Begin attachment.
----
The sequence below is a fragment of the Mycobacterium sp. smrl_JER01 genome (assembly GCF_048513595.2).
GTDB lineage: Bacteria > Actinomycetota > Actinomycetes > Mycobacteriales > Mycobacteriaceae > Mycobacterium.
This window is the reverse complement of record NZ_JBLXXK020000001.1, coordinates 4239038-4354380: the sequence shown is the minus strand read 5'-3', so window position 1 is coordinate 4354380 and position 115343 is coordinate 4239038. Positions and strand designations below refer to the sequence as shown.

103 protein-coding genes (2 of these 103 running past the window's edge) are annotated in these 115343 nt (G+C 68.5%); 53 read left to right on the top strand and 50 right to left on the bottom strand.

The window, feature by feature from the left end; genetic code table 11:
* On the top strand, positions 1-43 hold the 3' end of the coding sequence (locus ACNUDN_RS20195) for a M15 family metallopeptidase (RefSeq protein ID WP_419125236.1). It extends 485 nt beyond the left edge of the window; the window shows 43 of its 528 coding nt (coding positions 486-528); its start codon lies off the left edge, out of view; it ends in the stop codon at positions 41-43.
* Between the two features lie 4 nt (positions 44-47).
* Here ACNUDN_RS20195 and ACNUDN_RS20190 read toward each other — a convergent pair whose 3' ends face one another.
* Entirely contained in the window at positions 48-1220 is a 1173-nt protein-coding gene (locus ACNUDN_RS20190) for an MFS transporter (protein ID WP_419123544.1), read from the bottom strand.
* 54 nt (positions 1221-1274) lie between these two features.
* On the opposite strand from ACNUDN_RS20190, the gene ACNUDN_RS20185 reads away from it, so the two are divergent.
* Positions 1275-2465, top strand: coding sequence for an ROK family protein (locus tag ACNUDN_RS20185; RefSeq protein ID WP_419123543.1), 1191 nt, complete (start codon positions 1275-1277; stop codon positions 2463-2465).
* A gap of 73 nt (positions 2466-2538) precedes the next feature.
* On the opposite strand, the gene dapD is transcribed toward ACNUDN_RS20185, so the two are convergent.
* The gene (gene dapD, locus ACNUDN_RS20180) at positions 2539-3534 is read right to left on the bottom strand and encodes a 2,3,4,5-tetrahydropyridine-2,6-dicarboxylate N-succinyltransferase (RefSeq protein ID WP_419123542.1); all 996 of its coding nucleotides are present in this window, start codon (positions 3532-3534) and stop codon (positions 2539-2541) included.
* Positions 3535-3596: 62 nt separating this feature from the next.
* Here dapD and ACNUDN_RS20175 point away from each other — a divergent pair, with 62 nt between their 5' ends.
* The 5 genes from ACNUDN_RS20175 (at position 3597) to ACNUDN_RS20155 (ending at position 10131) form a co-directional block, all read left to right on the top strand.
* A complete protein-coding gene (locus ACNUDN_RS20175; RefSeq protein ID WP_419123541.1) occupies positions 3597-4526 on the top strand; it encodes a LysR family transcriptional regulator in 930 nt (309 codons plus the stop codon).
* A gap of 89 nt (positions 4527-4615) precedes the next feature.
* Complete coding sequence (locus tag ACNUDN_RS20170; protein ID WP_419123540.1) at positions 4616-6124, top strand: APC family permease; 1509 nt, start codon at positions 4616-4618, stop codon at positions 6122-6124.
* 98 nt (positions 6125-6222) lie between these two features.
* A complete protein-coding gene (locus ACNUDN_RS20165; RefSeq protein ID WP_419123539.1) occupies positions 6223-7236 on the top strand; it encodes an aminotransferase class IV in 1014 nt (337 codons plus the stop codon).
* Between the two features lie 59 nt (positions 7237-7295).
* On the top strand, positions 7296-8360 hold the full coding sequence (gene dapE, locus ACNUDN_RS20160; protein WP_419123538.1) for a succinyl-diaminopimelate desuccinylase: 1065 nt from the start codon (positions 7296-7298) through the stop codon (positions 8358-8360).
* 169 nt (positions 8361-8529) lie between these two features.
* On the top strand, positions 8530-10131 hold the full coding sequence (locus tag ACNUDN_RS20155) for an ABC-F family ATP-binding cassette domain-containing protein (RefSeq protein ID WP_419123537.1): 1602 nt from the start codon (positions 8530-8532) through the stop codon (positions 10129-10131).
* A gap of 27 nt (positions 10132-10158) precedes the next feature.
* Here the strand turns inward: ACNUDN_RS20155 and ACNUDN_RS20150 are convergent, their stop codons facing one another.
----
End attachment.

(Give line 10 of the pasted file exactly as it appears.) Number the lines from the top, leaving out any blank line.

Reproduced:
* 54 nt (positions 1221-1274) lie between these two features.